Many people are not aware how easily bacteria can travel from utensils, cutting boards to different foods and even from one food source to another. Cross contamination and food borne illness can be easily avoided by following some simple rules.
The juices from raw meat contain bacteria that can be harmful and spread unwillingly to other foods in your refrigerator. As meat is oftentimes bought in a solid, frozen form, it can easily slip your mind that as it defrosts, even if only slightly, juices can drip to other foods that are stored underneath. Any type of meat should be wrapped thoroughly and placed on a plate to avoid spills. Where you place food is of great importance. Meat, even wrapped and placed on a plate, should be stored at the bottom of the refrigerator. There is one general rule that you have to keep in mind every time and that is that the foods placed on top will spill into the food below in the event of an accident. You should consider this “spill order” briefly every time you store something in the fridge. The foods that are deemed “gross” or “icky” and have a higher chance of spilling should be stored at the bottom.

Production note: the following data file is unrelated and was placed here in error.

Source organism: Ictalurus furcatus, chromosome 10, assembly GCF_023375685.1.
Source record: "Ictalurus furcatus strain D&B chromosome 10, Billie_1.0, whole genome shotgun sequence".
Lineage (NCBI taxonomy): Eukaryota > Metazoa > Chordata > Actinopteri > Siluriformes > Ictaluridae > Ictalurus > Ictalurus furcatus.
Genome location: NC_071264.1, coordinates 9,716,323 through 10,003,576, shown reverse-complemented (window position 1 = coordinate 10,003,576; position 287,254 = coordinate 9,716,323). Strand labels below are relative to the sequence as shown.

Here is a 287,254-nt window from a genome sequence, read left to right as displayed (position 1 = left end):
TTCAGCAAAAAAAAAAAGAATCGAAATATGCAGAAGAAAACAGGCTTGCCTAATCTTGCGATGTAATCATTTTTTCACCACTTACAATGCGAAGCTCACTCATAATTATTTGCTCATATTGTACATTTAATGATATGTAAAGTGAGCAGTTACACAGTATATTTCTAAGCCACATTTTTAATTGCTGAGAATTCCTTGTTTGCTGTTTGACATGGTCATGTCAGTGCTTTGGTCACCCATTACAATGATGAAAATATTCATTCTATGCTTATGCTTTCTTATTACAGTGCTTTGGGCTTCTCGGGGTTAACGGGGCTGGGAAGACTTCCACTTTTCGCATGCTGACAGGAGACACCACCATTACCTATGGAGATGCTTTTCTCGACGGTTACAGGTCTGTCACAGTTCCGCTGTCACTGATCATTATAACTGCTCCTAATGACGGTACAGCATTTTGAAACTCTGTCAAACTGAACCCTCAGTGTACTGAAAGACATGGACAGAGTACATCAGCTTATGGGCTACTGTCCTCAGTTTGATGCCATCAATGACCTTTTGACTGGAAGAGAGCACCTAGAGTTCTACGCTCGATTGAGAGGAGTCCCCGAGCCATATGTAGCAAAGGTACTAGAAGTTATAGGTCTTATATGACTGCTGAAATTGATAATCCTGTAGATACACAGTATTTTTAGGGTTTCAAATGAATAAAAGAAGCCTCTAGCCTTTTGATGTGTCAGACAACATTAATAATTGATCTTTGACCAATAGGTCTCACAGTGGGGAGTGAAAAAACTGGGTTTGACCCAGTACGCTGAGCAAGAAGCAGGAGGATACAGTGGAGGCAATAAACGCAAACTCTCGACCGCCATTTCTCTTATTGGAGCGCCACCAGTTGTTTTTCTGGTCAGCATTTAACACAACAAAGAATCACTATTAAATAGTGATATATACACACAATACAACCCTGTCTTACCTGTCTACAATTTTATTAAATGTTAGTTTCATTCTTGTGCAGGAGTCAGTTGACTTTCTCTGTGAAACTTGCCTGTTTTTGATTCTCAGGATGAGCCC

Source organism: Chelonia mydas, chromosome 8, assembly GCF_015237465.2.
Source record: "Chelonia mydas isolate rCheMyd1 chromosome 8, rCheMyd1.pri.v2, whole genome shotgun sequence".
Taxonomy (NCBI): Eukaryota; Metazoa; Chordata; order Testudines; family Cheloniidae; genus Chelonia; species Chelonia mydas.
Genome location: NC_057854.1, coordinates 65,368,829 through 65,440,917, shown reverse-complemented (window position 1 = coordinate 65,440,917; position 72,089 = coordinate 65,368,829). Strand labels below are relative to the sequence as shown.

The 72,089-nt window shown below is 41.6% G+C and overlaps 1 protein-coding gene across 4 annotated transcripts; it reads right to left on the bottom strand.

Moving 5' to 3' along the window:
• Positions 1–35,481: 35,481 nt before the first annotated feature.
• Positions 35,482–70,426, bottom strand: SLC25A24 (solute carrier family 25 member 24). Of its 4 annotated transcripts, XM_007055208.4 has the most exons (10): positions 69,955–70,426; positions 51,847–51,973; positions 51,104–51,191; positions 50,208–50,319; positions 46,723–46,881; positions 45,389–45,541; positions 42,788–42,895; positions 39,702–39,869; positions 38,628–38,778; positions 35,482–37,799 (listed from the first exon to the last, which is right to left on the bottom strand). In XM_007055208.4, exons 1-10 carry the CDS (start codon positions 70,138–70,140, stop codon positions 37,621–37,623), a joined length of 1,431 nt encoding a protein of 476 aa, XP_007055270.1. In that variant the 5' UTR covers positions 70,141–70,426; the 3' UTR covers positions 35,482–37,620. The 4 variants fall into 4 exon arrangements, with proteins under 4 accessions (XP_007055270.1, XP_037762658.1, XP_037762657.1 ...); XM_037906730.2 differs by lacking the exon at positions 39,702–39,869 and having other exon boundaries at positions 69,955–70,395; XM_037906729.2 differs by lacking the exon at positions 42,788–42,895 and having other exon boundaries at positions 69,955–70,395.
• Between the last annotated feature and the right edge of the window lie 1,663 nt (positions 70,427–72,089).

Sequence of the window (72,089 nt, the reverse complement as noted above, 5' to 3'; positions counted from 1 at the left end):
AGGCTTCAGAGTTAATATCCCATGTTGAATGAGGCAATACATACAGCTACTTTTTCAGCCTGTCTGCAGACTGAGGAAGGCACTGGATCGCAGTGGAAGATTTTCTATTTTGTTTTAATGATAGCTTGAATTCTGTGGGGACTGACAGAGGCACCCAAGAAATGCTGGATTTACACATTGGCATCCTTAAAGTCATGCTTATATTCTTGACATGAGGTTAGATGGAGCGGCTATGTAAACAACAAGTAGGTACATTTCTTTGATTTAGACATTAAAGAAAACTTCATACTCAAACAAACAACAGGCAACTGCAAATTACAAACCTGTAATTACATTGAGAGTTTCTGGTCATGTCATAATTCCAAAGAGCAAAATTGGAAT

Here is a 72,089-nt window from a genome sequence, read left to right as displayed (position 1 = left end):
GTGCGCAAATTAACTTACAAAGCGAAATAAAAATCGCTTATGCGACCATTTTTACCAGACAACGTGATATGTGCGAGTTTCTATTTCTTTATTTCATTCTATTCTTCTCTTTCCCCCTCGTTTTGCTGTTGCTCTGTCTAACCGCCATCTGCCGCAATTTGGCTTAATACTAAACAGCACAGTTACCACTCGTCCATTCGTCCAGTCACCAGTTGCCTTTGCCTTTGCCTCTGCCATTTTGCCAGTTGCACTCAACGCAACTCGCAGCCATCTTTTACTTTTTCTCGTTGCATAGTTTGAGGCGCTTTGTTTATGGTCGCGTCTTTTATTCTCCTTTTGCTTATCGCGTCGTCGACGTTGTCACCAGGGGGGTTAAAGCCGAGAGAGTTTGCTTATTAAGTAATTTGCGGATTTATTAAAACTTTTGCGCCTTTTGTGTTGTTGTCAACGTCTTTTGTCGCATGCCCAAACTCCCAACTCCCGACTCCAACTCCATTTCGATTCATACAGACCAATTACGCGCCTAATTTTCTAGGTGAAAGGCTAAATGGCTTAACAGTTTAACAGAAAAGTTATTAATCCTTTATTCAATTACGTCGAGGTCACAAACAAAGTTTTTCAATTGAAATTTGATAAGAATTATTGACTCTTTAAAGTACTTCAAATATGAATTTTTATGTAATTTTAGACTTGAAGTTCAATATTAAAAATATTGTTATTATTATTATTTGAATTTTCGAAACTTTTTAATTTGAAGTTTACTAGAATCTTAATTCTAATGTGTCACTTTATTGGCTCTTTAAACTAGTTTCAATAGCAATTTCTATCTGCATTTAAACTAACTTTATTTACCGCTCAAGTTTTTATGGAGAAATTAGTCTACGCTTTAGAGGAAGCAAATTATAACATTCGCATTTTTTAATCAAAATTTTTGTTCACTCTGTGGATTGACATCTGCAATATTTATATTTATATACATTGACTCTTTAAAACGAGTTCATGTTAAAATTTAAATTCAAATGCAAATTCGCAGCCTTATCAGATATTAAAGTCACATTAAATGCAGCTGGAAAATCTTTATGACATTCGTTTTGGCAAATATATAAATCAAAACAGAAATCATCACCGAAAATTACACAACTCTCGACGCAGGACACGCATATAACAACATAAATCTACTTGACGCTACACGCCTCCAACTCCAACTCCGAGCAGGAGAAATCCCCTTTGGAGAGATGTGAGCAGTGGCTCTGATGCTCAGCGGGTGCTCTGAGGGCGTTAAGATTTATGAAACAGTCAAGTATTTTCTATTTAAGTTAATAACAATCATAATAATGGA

Fruit and vegetables may seem healthy and clean, but before getting to you they were handled by several pairs of hands and they are most likely covered in different types of pesticides and herbicides. Bacteria can rest on their skin even if they were grown organically. To avoid contamination to other foods in the refrigerator all fresh fruits and vegetables should be washed thoroughly before being stored. Use only water, but in abundance, and use your hands to wash them in order to remove any bacteria more efficiently.
Fruits and vegetables need some special attention even when they are stored. You should designate crisper drawers that should only be used for this type of food. Keep in mind to wash and clean the drawers frequently and remove the fruits and vegetables that have gone bad. The drawer should be clean, dry and checked daily.
Eggs are an important part of the daily meals, but as nutritive as they may be, they are not stored in very clean environments and can contain bacteria if they are unwashed and uncooked. Inspect every carton of eggs before even buying it, making sure that there are no broken eggs. Check the weight of the carton, the heavier it is the fresher the eggs are. Eggs should be stored in a spill safe container at a temperature of 40F or even below. Choose the shelves where you know the temperature is consistent and constant. Most refrigerators have read-made containers for eggs on the door, but this is not the best place to store them as warm air enters each time the door is opened. If stored properly, you can keep the eggs fresh for more than four weeks.
Avoiding cross contamination is easy to do and becomes a habit very soon. By remembering simple rules like the “spill order” and generally paying attention, food safety is a given.